This engraving was made at the time of the arrival of the railway in 1849. The School had just undergone its first major expansion in 250 years, and the rail link meant that pupils could easily attend from further away, thus encouraging the increase in boarders.

Further mineral royalties continued to be paid to the School, and when it was announced by the educational Commissioners that St. Bees would become a "Second Grade" school, inferior to Carlisle Grammar, action was taken. In 1879 a new scheme to expand the School was published. The School would drop the word "Grammar" from its title, and there would be an ambitious programme of building.The Headmaster's house and School House were built in 1886 and two years later the Station Hotel, as it then was, became an additional boarding house, known as Grindal House after the founder. Building continued apace with the Gymnasium in 1899, the Chapel and Science Block in 1907, and the art rooms in 1910. This was a time of growth for the School and by 1912 the numbers were above 300. Two notable headmasters of this era were the Rev Newbold and Canon Sawyer; the latter seeing the school numbers at their highest to that date.

St Bees School Head - Newbold  St Bees School Head - Sawyer

Headmaster 1903 - 1916   Headmaster 1879 - 1903
Rev'd W T Newbold            Rev Canon H A P Sawyer

In 1903 the cadets Corps was formed, and this was to foreshadow the tremendous sacrifice that the School made in the First World War. 184 Old St. Beghians, including four masters, gave their lives, and over 250 were wounded or incapacitated. Three VC's were awarded, the most notable being to W Leefe-Robinson, who was the first to shoot down a Zepplin from a plane, which he did at night - with no instruments.

There is a comprehensive account of the St. Bees School dead in the First World War in the 152-page book "Roll of Honour and Record of Service" compiled by J W Aldous and published by the "Old St. Beghians Club" of St. Bees School in 1921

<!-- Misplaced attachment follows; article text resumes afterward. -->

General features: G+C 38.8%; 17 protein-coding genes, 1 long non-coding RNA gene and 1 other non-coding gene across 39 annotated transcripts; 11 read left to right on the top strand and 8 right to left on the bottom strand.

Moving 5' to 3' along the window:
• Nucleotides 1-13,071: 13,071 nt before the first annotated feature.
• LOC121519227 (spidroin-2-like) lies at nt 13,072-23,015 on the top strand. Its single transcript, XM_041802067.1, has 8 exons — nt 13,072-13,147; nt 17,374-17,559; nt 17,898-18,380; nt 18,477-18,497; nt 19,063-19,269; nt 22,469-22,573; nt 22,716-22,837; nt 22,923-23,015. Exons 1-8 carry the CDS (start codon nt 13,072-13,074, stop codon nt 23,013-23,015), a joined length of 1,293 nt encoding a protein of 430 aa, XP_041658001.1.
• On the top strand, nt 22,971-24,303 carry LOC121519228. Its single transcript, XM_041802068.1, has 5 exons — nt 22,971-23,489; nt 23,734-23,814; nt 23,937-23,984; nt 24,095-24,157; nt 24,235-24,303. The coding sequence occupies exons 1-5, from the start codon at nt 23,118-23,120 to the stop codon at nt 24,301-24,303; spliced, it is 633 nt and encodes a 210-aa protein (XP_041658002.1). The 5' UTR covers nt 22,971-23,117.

St Bees School - VC Memorial

The School Chapel The Chapel was built in 1907 to a design by Paley and Austin of Lancaster in a free Perpendicular style. The Memorial Hall can be seen in the background

The 1920's saw no significant expansion of the School, and, following a national trend, in the mid 1930's the numbers of boys dropped alarmingly, so that by 1938 negotiations were being held with the Cumberland County Council to bring the School into the State scheme of secondary education. The Old St. Beghians Club mounted a campaign which resulted in enough funds being raised to allow the School to continue, under a plan approved by the Board of Education. The School was saved for while, and while the clouds of war were gathering, help was at hand. In 1939, at the outbreak of war, Mill Hill School was evacuated to St. Bees. They were able to occupy the spare boarding accommodation and share the facilities of St. Bees School, and numbers also rose at St. Bees as pupils were moved from schools in the South. This relieved the financial pressure on St. Bees School, and the School finished the War with the prospect of a new future.

The post-war history has been story of continual growth and improvement in a changing educational world. In the 1950s the fine Memorial Hall was built, in memory of those who lost their lives in the Second World War, followed by a large Science Block on Wood Lonning. Later the Abbots Court Hotel became a boarding house, and in the last two decades a large Sports Hall and the "Whitelaw" Business Management Centre have been added to the School's facilities, and the "Bill Fox" music centre has been created at Barony House.

Perhaps the biggest change was the admission of girls in the 1970's. This led to the aquisition of much of Lonsdale Terrace in the Village, and the establishment there of two girl's Houses - "Bega" and "Lonsdale".

St Bees School - Aerial Photo

Part of the St Bees School campus from the air

St Bees School - View acorss playing fields  St Bees School - Whitelaw building

Above left - View across the playing fields
Right - The Whitelaw building, opened by the Prince of Wales

Page written by Doug Sim. 2004, 2007